This is the starting point...
This is the starting point for many racers. Building your first stock car can mean using a set of headers that was originally made for street car applications. Though not designed for racing, these still may have to do for a large number of racers.
Editor's Note: Last month, contributor David Vizard discussed the technical properties of headers. This installment is intended to assist grassroots racers in the selection of this key component.
Headers have a specific purpose in the search for horsepower. But there is a balance between function and cost. The old saying "speed costs, so how fast do you want to go?" is especially applicable to headers.
They have a seemingly simple makeup from a philosophical perspective: a flange bolted to the cylinder head, tubes welded to the flange, and a collector welded to the tubes. All in all, headers do not seem that complex-until you want to make horsepower. That's when factors such as the length and diameter of the primary tubes and the type and length of the collector make a difference in the power that can be developed.
These views show a collec...
These views show a collector.
If you choose to build your own headers, the complexity of their design begins with the selection of materials. Will you use mild steel or stainless steel? When working on the primary tubes, you have to determine the diameter and the length. The goal is to make the primary tubes the same length, but this is sometimes difficult due to limited space in the engine compartment. Will they have a merged collector or a stamped collector? How long will the collector be? The header's construction isn't as simple as the completed product looks.
We sought the advice and council of those who have a vast amount of knowledge about tubular exhaust headers and the accompanying exhaust system as a whole. We spent some time with Billy Boat of B&B Fabrication. You may have heard his name before, as this is the same Billy Boat who sat on the pole of the 1998 Indy 500 when he was driving for A.J. Foyt.
This one will not end up as...
This one will not end up as a merged collector...
Billy has been building headers for many years, and his career began in his father's fabrication business. Now B&B Fabricators is a major player in the high end of the header industry, supplying headers and exhaust systems for top-of-the-line street cars as well as racing headers.
We also talked with Jere Stahl of Stahl Header fame. Jere has been building headers for over 40 years. His knowledge about the design and fabrication of headers came the old-fashioned way-he earned it. Jere is responsible for many of the developments in header design that have become commonplace within the science of exhaust system design, such as adjustable primary tubes, stepped headers, exhaust adapter flanges, exhaust reversion collectors, flow booster collectors, and velocity boosters.
...as the primary tubes will...
...as the primary tubes will be welded in.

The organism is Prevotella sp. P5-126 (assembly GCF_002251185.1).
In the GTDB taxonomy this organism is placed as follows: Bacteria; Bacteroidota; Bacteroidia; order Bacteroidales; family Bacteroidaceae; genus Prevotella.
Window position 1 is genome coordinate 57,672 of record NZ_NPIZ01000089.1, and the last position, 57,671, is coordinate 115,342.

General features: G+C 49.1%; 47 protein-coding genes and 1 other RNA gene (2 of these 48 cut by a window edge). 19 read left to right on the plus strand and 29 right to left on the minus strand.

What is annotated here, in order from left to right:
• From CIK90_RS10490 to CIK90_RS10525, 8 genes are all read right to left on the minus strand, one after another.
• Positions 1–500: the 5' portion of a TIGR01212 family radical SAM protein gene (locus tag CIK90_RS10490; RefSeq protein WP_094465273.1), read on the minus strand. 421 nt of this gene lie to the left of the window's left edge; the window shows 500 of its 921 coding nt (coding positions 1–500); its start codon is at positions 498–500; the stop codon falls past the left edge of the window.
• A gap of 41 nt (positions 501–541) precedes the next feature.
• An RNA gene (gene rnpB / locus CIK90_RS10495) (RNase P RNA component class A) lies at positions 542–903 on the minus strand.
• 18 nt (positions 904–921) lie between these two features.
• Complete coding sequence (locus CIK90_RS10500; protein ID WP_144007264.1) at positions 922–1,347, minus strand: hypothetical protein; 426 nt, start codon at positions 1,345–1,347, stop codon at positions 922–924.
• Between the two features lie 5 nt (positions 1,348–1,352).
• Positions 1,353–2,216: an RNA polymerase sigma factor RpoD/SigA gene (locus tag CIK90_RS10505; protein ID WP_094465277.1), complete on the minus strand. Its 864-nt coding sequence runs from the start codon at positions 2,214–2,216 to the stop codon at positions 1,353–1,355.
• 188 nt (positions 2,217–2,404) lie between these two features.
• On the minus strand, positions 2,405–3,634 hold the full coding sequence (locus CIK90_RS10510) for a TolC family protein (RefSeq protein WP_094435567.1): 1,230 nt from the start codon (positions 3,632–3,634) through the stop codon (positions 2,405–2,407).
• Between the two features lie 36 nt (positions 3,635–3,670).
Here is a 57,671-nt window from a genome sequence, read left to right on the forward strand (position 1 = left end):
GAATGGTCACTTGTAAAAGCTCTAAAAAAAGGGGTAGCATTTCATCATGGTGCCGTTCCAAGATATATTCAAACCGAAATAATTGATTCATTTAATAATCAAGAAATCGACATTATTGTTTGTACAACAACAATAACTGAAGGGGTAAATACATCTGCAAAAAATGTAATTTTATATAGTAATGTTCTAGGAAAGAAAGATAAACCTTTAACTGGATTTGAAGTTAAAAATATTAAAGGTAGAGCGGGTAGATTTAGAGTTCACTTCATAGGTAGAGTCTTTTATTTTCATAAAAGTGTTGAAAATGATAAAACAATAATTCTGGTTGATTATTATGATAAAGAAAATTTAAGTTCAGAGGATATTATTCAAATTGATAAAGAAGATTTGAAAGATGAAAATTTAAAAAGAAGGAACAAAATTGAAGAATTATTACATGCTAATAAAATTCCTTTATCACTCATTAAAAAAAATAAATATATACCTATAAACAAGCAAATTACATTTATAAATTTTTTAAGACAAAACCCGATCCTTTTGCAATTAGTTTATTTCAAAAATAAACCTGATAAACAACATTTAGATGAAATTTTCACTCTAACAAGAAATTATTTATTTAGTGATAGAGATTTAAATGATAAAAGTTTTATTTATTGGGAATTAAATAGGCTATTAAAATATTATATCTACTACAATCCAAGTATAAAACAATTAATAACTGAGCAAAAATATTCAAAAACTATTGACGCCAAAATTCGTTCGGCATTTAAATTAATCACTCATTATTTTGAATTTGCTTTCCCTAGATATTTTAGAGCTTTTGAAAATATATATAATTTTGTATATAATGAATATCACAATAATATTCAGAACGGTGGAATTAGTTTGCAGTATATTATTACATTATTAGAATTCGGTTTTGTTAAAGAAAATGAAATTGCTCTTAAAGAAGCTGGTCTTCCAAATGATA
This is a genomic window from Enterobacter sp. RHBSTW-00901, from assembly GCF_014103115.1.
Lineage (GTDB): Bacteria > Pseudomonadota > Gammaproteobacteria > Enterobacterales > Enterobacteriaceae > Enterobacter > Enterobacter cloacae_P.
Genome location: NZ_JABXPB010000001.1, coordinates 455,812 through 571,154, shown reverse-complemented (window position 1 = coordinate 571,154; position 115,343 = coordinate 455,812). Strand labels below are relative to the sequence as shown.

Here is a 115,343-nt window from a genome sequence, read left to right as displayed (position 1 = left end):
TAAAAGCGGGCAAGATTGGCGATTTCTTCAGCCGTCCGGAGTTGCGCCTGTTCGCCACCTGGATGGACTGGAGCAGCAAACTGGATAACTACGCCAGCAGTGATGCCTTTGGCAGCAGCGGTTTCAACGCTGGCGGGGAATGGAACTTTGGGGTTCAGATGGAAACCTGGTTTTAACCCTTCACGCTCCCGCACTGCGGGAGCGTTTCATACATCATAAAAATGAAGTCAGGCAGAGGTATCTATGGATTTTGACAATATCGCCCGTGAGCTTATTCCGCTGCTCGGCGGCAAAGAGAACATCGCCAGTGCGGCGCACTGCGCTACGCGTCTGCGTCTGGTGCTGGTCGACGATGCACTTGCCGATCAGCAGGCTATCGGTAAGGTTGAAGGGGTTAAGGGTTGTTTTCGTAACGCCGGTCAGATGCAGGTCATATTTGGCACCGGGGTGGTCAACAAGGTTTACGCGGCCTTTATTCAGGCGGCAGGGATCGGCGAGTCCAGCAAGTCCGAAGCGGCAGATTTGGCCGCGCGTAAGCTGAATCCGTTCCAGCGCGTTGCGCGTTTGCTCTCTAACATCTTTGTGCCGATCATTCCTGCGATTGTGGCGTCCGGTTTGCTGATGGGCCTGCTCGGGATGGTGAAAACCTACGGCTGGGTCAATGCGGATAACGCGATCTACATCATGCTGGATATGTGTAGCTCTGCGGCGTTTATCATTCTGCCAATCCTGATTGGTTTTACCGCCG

SCR: What is the biggest mistake racers make when selecting headers?
Boat: The biggest mistake racers make is [they take on] a "one size fits all" mentality. Headers are a crucial part in the production of power for the engine. Headers are part of an overall system, and they are just as important as the intake manifold for tuning the engine. It makes sense that different tracks and track conditions may warrant a different type of header to match the requirements that the track places on the engine. If you are running a class with a restricted engine or a spec-type engine, it may make sense to do a bit more experimenting with the exhaust system to develop more power. Or at least try to tune the powerband to the track you are racing.
The difference between a merged...
The difference between a merged collector and a simple welded collector is obvious, as is the amount of effort that goes into making this part.
Stahl: Most of the Saturday night racers today have engine restrictions. These restrictions are achieved through a carburetor of a specific size, a set of heads or some other type of inlet restriction, or engine claiming rules. An even greater demand [is placed] on the exhaust system due to these restrictions and the fact that the majority of the racing takes place below 6,000 rpm. There is nothing you can do to an engine below 6,000 rpm that has as much effect as an exhaust system. It is what you do with the headers and the rest of the exhaust system past the headers. Racers' inattention to the driveability of the car has everything to do with the torque curve. The biggest mistake racers make is paying more attention to the price of the headers than the driveability. The exhaust system is such a strong contributor. It is also common for the racer to not pay attention to the variation in the primary tube length. This variation should not exceed 2 inches in length between the primary tubes. We have seen some of the "convenience" headers have as much as 15 inches of variation in primary tube length.
Although financially out of...
Although financially out of reach for most Saturday night racers, stainless steel is the preferred material for headers.
SCR: So, does it make sense for the racer to have multiple headers for different tracks?
Boat: It makes real sense if you race at multiple tracks. You are leaving some speed on the table if you are not maximizing the exhaust system for the track. It is completely possible that one track has some very tight corners that require more low-rpm power to get you out of the corners and another has very fast corners and does not require as great a range in the rpm over the course of a race. The selection of headers you use will affect the powerband of the engine. You need to speak with your engine builder to see what he recommends for your particular application.